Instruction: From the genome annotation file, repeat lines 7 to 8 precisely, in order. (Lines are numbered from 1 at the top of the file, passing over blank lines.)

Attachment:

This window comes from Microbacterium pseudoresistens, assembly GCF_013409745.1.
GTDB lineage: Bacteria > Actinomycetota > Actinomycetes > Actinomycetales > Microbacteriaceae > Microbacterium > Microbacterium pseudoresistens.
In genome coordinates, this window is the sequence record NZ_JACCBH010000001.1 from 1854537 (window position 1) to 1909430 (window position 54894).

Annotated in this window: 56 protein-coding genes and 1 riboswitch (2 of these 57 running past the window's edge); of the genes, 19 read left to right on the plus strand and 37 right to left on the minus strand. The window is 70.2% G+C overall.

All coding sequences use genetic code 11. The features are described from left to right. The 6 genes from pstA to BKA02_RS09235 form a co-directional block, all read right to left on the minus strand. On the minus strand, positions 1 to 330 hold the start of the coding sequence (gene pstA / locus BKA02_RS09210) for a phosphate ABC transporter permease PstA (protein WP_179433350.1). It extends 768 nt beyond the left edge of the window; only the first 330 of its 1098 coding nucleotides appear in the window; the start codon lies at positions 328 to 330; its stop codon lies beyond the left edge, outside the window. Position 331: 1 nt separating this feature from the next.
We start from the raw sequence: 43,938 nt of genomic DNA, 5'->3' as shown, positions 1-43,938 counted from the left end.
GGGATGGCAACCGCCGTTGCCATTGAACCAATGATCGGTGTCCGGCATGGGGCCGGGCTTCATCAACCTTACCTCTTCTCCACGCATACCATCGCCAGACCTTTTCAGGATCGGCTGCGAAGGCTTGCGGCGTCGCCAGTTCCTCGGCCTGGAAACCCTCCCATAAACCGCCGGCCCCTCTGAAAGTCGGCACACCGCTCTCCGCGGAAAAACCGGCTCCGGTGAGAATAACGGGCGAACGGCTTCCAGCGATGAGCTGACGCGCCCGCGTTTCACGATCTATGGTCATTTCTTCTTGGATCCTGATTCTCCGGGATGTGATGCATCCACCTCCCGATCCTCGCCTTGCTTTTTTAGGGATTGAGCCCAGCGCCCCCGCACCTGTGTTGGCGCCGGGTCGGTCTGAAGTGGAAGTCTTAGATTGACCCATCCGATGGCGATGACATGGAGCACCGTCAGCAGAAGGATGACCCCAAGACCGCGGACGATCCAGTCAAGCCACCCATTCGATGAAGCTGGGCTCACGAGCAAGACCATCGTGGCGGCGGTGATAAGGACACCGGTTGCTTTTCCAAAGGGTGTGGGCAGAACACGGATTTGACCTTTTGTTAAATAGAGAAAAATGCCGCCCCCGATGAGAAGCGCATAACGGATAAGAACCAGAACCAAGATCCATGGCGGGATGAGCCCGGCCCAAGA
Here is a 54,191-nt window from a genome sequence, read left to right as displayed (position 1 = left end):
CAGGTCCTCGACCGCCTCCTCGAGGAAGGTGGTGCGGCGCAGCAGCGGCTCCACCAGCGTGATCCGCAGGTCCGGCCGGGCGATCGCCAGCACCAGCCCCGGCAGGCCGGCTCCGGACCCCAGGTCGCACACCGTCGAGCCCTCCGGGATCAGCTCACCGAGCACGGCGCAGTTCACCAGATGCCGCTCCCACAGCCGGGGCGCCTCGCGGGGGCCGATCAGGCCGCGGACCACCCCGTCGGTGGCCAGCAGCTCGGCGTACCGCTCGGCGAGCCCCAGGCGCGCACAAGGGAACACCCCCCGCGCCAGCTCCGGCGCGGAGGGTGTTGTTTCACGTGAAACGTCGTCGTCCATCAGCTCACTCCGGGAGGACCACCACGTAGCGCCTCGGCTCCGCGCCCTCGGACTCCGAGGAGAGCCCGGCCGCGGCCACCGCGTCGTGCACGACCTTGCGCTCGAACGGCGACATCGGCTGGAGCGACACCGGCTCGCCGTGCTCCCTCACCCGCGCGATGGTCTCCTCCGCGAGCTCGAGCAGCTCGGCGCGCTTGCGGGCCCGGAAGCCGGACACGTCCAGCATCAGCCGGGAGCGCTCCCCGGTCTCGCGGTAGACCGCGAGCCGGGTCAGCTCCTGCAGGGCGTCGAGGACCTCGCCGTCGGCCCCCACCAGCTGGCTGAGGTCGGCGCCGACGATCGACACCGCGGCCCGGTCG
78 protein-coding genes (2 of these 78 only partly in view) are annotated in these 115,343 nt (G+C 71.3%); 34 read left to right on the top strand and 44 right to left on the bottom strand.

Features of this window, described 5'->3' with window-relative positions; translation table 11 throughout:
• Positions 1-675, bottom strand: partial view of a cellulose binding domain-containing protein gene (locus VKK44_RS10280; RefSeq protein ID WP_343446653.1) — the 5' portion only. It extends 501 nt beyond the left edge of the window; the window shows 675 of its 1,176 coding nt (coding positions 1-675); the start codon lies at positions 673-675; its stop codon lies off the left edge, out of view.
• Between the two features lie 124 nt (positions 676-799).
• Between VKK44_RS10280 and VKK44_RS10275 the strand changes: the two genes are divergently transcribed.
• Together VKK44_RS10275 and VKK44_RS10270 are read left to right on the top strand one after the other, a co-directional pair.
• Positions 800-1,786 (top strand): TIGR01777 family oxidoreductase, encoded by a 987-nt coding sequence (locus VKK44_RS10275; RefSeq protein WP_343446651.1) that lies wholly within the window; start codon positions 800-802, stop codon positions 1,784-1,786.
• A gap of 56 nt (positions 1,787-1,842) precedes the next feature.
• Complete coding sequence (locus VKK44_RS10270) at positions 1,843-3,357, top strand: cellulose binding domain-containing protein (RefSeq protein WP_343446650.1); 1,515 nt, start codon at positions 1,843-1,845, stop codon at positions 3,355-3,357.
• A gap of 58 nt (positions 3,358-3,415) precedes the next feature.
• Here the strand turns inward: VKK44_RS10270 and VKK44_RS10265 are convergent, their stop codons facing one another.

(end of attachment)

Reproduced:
GGGATGGCAACCGCCGTTGCCATTGAACCAATGATCGGTGTCCGGCATGGGGCCGGGCTTCATCAACCTTACCTCTTCTCCACGCATACCATCGCCAGACCTTTTCAGGATCGGCTGCGAAGGCTTGCGGCGTCGCCAGTTCCTCGGCCTGGAAACCCTCCCATAAACCGCCGGCCCCTCTGAAAGTCGGCACACCGCTCTCCGCGGAAAAACCGGCTCCGGTGAGAATAACGGGCGAACGGCTTCCAGCGATGAGCTGACGCGCCCGCGTTTCACGATCTATGGTCATTTCTTCTTGGATCCTGATTCTCCGGGATGTGATGCATCCACCTCCCGATCCTCGCCTTGCTTTTTTAGGGATTGAGCCCAGCGCCCCCGCACCTGTGTTGGCGCCGGGTCGGTCTGAAGTGGAAGTCTTAGATTGACCCATCCGATGGCGATGACATGGAGCACCGTCAGCAGAAGGATGACCCCAAGACCGCGGACGATCCAGTCAAGCCACCCATTCGATGAAGCTGGGCTCACGAGCAAGACCATCGTGGCGGCGGTGATAAGGACACCGGTTGCTTTTCCAAAGGGTGTGGGCAGAACACGGATTTGACCTTTTGTTAAATAGAGAAAAATGCCGCCCCCGATGAGAAGCGCATAACGGATAAGAACCAGAACCAAGATCCATGGCGGGATGAGCCCGGCCCAAGA
Here is a 54,191-nt window from a genome sequence, read left to right as displayed (position 1 = left end):